Apart from this, concrete options tend to be the strongest (and most expensive) options one can pick for a driveway. While this durability is a selling point, many cannot afford the uptick in costs when compared to other materials. In addition to high material costs, both paver and concrete driveways are expensive to install– requiring many hours of labor and extra material.

In spite of their differences, one thing remains common between the three– the benefit from added reinforcement. This additional support is most successfully brought to the project by geotechnology. More specifically, geocells.

Why Driveways Need to Be Reinforced

Before learning what geocells are, we first need to understand why driveways should be reinforced.

The common misconception is that because driveways are one solid material over the next, they are already solid enough to serve their purpose. This might seem logical, but it is not the case.

To begin, driveway materials are not actually solid. Because driveways are built up from several layers of aggregate stone and compacted sand, there are actually tiny air pockets all throughout the foundation of the driveway. This is necessary as, without these gaps, there would be no way for the water to drain back into the earth.

When these gaps are closed over time and wear, we get what is called a “compacted” layer. This reduces the number of gaps in the substrate and makes draining water from heavy rains even more difficult. If the drainage gets too poor, water will begin to puddle on (or under) the driveway, causing a host of problems from eroding material to a sinking foundation.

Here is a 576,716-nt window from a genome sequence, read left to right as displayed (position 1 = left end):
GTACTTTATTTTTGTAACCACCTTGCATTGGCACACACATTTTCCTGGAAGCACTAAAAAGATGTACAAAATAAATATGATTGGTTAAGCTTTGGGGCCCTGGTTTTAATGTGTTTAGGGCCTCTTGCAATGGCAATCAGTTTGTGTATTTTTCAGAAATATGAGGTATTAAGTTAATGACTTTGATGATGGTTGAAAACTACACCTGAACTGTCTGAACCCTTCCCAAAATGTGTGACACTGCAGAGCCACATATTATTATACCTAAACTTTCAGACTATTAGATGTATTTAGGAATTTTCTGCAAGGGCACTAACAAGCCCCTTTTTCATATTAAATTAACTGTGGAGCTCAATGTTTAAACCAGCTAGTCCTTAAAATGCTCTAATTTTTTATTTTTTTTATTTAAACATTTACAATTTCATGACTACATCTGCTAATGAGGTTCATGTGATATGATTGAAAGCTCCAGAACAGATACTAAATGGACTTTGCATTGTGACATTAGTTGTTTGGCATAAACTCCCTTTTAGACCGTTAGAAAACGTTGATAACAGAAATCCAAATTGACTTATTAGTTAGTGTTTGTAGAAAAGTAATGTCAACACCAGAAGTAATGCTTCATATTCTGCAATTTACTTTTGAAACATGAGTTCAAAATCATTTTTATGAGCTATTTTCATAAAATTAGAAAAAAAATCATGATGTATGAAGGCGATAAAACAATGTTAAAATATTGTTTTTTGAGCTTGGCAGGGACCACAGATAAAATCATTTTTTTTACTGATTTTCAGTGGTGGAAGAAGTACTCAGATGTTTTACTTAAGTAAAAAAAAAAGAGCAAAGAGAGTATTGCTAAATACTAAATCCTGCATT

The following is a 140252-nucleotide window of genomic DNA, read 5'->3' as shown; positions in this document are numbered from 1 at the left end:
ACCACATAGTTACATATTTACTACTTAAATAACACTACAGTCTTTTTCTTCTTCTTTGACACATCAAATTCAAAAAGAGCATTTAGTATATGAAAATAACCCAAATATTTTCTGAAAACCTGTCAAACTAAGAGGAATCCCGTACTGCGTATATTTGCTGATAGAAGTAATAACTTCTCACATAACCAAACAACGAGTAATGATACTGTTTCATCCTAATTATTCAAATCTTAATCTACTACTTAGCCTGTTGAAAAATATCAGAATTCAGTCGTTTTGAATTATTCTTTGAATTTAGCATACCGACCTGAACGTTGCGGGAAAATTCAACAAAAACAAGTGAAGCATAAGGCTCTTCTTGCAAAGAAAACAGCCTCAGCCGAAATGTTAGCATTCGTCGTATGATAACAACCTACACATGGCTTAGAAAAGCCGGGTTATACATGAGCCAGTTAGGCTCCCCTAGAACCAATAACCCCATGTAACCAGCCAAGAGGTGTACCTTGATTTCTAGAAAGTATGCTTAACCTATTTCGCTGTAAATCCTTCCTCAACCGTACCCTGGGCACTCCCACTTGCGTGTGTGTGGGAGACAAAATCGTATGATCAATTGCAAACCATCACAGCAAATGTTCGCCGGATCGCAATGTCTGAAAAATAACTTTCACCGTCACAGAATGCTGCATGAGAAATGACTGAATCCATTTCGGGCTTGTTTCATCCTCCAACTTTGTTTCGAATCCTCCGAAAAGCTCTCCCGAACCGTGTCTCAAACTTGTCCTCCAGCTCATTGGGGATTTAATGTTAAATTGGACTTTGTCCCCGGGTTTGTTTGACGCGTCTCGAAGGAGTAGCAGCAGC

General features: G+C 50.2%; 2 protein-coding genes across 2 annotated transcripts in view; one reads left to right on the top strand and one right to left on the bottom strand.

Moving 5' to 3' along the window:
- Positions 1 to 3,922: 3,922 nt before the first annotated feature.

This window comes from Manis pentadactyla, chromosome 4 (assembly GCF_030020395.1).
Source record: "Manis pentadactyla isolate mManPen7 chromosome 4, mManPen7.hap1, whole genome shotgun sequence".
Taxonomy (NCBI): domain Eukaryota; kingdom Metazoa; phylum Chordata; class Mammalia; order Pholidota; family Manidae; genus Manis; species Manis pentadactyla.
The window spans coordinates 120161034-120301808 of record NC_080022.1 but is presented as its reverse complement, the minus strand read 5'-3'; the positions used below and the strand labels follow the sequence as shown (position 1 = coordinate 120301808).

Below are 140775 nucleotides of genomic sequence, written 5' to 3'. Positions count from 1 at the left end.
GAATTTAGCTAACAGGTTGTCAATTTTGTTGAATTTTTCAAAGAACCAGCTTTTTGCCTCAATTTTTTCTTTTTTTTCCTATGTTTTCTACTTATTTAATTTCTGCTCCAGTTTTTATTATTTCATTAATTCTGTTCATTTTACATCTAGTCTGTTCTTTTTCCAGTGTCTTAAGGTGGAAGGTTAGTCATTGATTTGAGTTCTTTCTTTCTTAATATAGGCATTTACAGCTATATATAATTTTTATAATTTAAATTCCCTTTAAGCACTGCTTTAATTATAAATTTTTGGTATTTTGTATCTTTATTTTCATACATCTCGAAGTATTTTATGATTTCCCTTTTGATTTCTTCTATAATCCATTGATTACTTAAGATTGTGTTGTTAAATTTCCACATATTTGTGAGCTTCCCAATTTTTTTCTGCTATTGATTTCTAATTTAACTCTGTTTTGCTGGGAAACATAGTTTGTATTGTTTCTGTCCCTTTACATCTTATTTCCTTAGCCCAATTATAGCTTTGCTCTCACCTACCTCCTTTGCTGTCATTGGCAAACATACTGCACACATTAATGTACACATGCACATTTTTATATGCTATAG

This is where geocells can help.

What is a Geocell?

Geocells are a specific subgroup of geotechnology used to add stability and drainage and stability the base layers of driveway.

Unlike geotextiles which are flat, geocells are vertical, rigid, pocket-like structures. When building a driveway, these pockets are far more desirable than their flat counterparts for a variety of reasons.

Vertical Support:

With their upright shape, geocells provide vertical support to the substrate distributed over them. This support helps the rock maintain its shape and prevent premature compacting.

Improved Drainage:

Because geocells cradle the substrate that is distributed over them, it staves off the compaction that comes with time. Because the substrate to maintain its placement longer, geocells airflow to remain between the rocks longer. Not only does this add strength, but it promotes drainage by allowing the water to filter successfully though the rock.

The Installation Process

The installation process for geocells is simple– nothing more than an added layer to the common driveway construction process.

Depending on your needs, geocells will be added before or after the base layer. Geocells that are added before the base layer will be responsible for stabilizing the base material swept over them. Geocells which are added after the base layer will be responsible for containing compacted sand or crushed stone.

Cost Benefit Analysis: Choosing Geocells

More often than not, the initial cost of adding geocells to your driveway pays for itself in the long term. In climates where heavy weather is a common or seasonal occurrence, geocells give unparalleled strength and longevity.

At Performance Footing, we can direct you to the right geotechnology to make your driveway installation a success.